A key idea of DataUx was inspired by beans binding and the master-detail pattern. Each PagePane is capable of visually representing a graph consisting of objects, where a “selected object” exists for each object type. In our example, two object types are involved: the Order and the OrderPosition. Thus two selections are relevant: the currently selected Order and the currently selected OrderPosition. Now, all UI elements have to be bound to an object type to get loaded with the currently selected object of that type. Within single UI elements, properties of objects can be accessed and bound.
The Delegate Form is bound to the currently selected Order, the Table is bound to the list of positions of the currently selected Order (written as Order.pos). Therefore, the delegate form can visually display properties of the Order object, whereas the table can show a visual of the OrderPositions properties as columns. Five properties of OrderPosition and their column-width are declared.
In our “selected object” logic, the table is not only used to display the lists of objects, it also determines the selected object. The selected row in the table corresponds directly with the “selected object” of that particular type. In our example, changing the table selection will change and define the selected Object of the type OrderPosition. Thus, we could enhance our UI by presenting a visual of the details of an OrderPosition (its properties) in another form, bound straight to OrderPosition.
Our “Order main page” from screenshot 2 is typed as a list of Orders, but when passing in only a single Order, that Order automatically becomes the selected object of that type. That is a special feature of our PagePane concept. If we passed multiple Orders to that page, an additional table would be necessary to define a selected Order. Only then a selected Order could be provided, which is necessary for the detail form and the OrderPosition table. A more complex example is shown on screenshot 3, where multiple Orders are expected. As suggested in the last paragraph, we added a detail form to show the properties of the selected OrderPosition.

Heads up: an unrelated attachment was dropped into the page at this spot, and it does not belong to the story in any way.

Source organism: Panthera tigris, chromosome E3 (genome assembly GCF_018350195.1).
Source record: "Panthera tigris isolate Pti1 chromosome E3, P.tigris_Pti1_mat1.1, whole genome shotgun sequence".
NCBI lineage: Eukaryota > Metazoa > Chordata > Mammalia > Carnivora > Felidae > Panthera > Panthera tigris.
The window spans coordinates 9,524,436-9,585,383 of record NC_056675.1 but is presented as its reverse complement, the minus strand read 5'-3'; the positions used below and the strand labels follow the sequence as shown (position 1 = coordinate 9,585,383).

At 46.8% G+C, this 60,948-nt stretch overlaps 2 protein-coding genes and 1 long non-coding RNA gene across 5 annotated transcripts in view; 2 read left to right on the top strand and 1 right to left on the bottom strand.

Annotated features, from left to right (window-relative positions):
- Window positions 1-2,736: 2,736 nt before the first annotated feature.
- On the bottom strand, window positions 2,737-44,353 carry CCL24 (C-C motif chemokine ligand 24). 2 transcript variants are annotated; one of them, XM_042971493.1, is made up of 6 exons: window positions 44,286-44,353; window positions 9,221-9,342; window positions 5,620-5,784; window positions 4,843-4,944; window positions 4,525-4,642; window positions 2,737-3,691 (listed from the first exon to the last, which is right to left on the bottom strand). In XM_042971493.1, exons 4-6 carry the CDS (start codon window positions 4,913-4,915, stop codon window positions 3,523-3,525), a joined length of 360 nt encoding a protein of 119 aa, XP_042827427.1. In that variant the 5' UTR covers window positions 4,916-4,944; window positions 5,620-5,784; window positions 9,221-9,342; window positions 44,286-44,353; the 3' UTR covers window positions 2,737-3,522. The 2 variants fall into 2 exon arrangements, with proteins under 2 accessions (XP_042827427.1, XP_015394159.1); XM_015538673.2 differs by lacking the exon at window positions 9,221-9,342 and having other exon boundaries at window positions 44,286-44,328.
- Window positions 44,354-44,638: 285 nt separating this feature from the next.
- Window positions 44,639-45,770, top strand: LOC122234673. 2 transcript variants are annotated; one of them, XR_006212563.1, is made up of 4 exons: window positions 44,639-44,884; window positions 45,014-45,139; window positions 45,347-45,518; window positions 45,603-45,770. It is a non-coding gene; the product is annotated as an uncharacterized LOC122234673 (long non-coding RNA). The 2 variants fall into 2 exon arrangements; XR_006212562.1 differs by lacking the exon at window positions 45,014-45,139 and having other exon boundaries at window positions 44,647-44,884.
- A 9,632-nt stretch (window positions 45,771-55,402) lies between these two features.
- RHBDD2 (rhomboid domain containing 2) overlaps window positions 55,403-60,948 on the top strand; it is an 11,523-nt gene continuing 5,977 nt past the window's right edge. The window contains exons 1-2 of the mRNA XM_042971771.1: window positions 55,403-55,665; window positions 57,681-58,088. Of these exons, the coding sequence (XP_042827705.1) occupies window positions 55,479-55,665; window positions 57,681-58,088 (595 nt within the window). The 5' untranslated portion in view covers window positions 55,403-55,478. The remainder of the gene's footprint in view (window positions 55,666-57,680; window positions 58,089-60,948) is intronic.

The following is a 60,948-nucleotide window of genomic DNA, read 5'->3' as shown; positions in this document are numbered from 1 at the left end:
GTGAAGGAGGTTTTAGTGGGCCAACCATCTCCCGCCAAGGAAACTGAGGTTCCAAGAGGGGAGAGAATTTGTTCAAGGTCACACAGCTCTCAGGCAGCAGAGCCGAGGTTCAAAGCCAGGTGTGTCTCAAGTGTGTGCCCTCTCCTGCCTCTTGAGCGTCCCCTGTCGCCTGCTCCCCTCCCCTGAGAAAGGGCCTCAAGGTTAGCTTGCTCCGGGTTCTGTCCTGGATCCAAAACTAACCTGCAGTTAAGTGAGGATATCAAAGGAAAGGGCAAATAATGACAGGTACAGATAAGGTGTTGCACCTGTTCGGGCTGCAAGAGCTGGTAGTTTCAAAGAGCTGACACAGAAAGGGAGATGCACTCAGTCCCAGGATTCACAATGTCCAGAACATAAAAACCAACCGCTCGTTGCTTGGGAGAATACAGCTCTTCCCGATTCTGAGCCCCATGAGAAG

Screenshot 3: More complex UI with master-detail arrangements for our Demo-Application.
Drawing on this object-binding logic, one can easily specify UIs for complex object graphs with DataUx. The user binds UI elements to an object type to access particular properties of that object. When executed, the UI element gets loaded with the currently selected object of that type. That’s probably the most complex matter that has to be explained when using the DataUx language. However, this object-binding logic is checked by the typesystem of DataUx, together with many other consistency checks. Context-sensitive completion and even an “autocomplete UI element” is implemented to provide intelligent editing.
What is remarkable in the context of our DSL discussion is the relationship between DataUx and Java. Obviously, even though DataUx is not compatible with Java syntax, it references Java concepts like properties and classes. Even type-checking rules based on Java are present. Furthermore, in between the UI elements, external Java artifacts are referenced. How is this achieved?
JetBrains MPS ships with a full-featured Java implementation. This GPL is implemented in MPS, exactly in the same way as a custom DSL would be. A nice projectional editor conveying the look and feel of a smart Java text editor is in place, which supports the definition of classes and interfaces, their members, and of course expressions. Since MPS also comes with a jar importer, it can be used as a stand-alone, full-featured Java IDE. We took advantage of this Java implementation and extended it with DataUx. This allows us to reuse powerful concepts, especially expressions and types. By doing so, DataUx gets basic programming support without any effort.
When specifying UI elements with the DataUx language, users can reference declared Java objects and their properties, as long as they are loaded and available in the IDE. Smart scopes for class references, properties or selections are calculated while editing. As seen on screenshot 2, the DataUx option “Table Summary Line” provides a closure-similar concept with a variable labeled as “allObjects” (the type would be list<OrderPosition>). To the right, the option is expecting a Java expression returning a string (type Java.lang.String). In our example here, the static method sum() from the MyUtil class is called. Though, in the context of this option, any valid Java expression is possible, starting from method calls over string concatenations to Java variable references. Smart scopes for all references are calculated specifically in the option’s context. All expressions are type checked.